As above mentioned, the spring 43 initially provides a force of only one-half pound on the plate 41; and, therefore, the cards 11 move into the pocket beneath the roller 38 without the roller 38 exerting such a high force on the uppermost card of the stack that could well cause a buckling of the card about transverse axes or bend lines, even though the cards 11 may be relatively moist and may thus bend quite easily. This stacking action under the influence of the plate 41 having a force of one-half pound thereon continues for the first 3 15 inches of cards stacked on the plate 41; and then subsequently, as cards continue to move into the pocket 25, the force on the plate 41 increases gradually from one-half pound to three-fourths pound and remains at three-fourths pound for the continued movement of the plate 41 for its last 7 inches of movement until the pocket 25 is full. Due to the higher force on the plate 41, subsequent to the stack reaching a height of 7 inches, the cards of the stack in the pocket 25 remain in contact with the roller 38 even though vibration of the machine in particular tends to move the cards 1 1 downwardly in the pocket 25 and tends to cause a separation of the stack from the roller 38. If such a separation were allowed to occur, card jamming could well result, since a preceding card without being restrained by the roller 38 might fall on the stack of cards 11 in the pocket 25 other than in flat condition so that the preceding card would block the subsequent card. The spring 43 thus provides a return force on the plate 41 which initially is quite low and finally is slightly higher, on the order of 50 percent higher. Such a variable return force of this small but significant variation on the plate 41 has been found necessary for high stacks of document cards 11, such as, for example, on the order of l2 inches stack height, when the cards are moist, as is often the case in practice; and the multi-width spring 43 advantageously provides this slight increase in force which, as a practical matter, is not possible to obtain from a conventional coiled spring of practical length for this large a movement of the plate 41 which would apply return force by being drawn out axially to separate its coils. Since such a coil spring would have too high a spring rate, the constant tension spring 43 thus prevents cards 11 from jamming for the first cards as well as for the last cards moving into the pocket 25.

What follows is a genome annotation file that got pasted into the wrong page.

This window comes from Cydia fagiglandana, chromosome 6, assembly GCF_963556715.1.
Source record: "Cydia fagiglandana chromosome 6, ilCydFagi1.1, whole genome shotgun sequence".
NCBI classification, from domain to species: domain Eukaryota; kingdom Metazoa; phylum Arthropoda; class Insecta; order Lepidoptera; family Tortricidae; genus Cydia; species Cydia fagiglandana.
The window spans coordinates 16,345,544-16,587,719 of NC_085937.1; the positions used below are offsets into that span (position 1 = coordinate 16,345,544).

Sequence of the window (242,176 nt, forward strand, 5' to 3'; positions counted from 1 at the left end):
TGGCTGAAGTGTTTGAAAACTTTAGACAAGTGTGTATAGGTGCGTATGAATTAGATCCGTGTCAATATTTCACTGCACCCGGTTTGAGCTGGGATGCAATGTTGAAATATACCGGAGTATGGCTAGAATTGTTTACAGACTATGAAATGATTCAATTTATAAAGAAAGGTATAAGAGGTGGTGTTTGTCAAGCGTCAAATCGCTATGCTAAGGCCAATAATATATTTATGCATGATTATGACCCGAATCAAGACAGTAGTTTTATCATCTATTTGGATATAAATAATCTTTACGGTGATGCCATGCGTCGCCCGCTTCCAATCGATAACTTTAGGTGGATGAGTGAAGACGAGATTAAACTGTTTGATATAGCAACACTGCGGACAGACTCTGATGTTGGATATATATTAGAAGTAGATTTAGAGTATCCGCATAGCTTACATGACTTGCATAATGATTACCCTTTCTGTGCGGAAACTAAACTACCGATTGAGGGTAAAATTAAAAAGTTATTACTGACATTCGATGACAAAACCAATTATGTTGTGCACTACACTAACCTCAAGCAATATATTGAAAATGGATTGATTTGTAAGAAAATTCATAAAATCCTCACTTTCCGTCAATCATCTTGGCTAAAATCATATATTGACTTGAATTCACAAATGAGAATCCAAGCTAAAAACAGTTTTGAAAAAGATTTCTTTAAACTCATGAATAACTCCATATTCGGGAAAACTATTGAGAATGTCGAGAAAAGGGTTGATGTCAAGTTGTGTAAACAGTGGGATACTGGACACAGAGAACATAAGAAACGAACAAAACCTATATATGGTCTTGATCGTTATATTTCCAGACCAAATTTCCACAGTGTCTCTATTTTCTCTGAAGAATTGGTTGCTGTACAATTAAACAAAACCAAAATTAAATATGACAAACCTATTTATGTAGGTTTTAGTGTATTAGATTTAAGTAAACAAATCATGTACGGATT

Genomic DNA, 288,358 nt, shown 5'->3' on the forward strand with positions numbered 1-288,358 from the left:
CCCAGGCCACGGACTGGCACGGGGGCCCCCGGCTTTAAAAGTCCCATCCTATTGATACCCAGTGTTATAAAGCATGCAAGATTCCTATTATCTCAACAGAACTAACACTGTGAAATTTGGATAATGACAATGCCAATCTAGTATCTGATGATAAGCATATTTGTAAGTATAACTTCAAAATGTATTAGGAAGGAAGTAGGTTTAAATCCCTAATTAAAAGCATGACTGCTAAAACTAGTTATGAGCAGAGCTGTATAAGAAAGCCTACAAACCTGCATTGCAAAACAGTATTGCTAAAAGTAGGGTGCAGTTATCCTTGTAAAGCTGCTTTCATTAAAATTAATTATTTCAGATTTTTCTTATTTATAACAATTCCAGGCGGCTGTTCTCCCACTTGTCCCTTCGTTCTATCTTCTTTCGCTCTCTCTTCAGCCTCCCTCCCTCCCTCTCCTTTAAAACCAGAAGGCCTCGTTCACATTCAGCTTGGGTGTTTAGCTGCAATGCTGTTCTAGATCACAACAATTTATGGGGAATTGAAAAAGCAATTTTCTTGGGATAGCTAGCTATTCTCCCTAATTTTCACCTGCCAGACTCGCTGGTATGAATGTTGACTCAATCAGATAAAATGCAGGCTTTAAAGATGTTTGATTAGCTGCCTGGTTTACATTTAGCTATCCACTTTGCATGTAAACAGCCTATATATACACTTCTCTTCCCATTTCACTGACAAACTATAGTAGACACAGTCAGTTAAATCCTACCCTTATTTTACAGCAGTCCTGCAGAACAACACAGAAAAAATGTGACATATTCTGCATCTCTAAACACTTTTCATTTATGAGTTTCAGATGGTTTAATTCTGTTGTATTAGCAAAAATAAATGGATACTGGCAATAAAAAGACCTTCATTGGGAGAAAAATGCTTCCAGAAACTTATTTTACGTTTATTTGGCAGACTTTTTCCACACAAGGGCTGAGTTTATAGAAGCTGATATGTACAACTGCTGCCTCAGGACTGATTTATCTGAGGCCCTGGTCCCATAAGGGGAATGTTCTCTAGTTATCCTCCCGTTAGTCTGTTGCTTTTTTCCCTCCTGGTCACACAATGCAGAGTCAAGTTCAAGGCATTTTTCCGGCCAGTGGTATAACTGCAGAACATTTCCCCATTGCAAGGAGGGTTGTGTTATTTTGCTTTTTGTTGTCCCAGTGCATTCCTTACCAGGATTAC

It is to be understood that the invention is not to be limited to the specific constructions and arrangements shown and described, except only insofar as the claims may be so limited, as it will be apparent to those skilled in the art that changes may be made without departing from the principles of the invention.

What is claimed is:

l. A stacker for document cards comprising: